India was included in the "flawed democracy" category (Photo Credit: PTI File)
India slipped 10 places to 51st position in the 2019 Democracy Index's global ranking, according to The Economist Intelligence Unit, which cited "erosion of civil liberties" in the country as the primary cause for the downtrend. India's reputation has suffered in recent times as government has taken some bold measures which has resulted in protests and discontent in several sections of the country.
Expressing concern over the "discriminatory Citizenship (Amendment) Act", the situation in Jammu and Kashmir and the controversial NRC (national register of citizens) , The Economist cited "democratic regression (in) erosion of civil liberties" as a major reason in awarding a score of 6.9 on 10 - its lowest since the index was first published in 2006.
India's overall score fell from 7.23 in 2018 to 6.9 in the Index that provides a snapshot of the current state of democracy worldwide for 165 independent states and two territories. The index is based on five categories - electoral process and pluralism; the functioning of government; political participation; political culture; and civil liberties.
Based on their total score, the countries are classified as one of four types of regime: "full democracy" (scores greater than 8); flawed democracy - scores greater than 6 and less than or equal to 8; hybrid regime - scores greater than 4 and less than or equal to 6; authoritarian regime - scores less than or equal to 4".
India was included in the "flawed democracy" category.
In its observations on India, the report referred to the situation in Jammu and Kashmir, where key opposition politicians, including three former Chief Ministers, continued to be detained more than five months after revoking of special status under Article 370. Kashmir has also been hit by a stringent security lockdown that included deployment of large numbers of soldiers and suspension of mobile and broadband internet for over 100 days.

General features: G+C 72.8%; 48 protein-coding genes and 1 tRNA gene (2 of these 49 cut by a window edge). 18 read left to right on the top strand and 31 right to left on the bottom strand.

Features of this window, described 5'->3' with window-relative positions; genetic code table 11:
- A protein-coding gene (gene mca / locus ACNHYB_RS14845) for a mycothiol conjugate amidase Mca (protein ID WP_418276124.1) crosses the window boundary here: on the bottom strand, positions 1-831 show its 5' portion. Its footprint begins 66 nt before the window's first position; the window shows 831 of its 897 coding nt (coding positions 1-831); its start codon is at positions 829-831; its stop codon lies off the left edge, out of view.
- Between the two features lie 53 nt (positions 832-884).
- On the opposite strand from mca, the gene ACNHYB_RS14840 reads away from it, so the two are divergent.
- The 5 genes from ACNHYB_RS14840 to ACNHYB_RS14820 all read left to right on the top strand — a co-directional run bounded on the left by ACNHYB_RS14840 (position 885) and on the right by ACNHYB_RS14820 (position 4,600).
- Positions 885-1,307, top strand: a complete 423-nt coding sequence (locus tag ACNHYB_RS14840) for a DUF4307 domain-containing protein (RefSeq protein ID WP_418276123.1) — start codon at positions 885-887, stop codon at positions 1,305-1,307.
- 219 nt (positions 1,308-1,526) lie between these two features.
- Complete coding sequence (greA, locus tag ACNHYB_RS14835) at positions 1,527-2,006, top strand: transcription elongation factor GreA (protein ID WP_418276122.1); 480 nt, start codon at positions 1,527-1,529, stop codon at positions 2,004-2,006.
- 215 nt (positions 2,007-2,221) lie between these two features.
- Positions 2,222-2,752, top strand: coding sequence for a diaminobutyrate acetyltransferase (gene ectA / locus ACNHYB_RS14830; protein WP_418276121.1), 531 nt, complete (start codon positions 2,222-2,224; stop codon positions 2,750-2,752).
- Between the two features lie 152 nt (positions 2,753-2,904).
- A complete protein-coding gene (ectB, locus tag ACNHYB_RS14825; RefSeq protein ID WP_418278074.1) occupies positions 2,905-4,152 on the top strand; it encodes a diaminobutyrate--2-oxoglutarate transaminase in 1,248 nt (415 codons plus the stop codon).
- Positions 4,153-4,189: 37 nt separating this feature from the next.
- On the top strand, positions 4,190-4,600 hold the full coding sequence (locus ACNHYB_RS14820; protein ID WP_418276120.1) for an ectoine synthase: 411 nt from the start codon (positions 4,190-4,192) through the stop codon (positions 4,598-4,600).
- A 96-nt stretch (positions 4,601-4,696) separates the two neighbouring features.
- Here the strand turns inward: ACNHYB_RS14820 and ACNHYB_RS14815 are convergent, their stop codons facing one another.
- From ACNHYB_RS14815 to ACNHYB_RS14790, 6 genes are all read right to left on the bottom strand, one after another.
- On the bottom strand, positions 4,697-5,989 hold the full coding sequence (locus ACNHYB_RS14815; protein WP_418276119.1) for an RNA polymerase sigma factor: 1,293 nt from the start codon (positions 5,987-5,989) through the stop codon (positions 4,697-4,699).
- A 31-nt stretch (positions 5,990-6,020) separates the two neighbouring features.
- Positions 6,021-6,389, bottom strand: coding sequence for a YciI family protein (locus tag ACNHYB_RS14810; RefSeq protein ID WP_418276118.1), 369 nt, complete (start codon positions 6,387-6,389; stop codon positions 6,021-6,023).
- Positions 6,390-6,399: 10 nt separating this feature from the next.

The report also talked about the widespread protests against the amended Citizenship Act (CAA) and National Register of Citizens (NRC). About two dozen people have died in violence related to protests against Citizenship Amendment Act.
Meanwhile, China's score fell to 2.26 in the 2019 index, and the country is now ranked 153rd, close to the bottom of the global rankings.
"Over the past year discrimination against minorities, especially in the north-western region of Xinjiang, has intensified. Digital surveillance of the population continued apace in 2019, representing a further constraint on individual freedoms," the report said.
Among other emerging economies, Brazil was ranked 52nd with a score of 6.86, Russia stood at 134th with a score of 3.11.
Meanwhile, Pakistan was ranked 108th on the overall list with a score of 4.25, while Sri Lanka was at 69th place with a score of 6.27, Bangladesh (at 80th with 5.88 score).
The overall list was topped by Norway, followed by Iceland and Sweden. Other countries in the top 10 include New Zealand at the fourth place, Finland (5th), Ireland (6th), Denmark (7th), Canada (8th), Australia (9th) and Switzerland (10th).
North Korea was at the bottom of the global ranking at 167th place.
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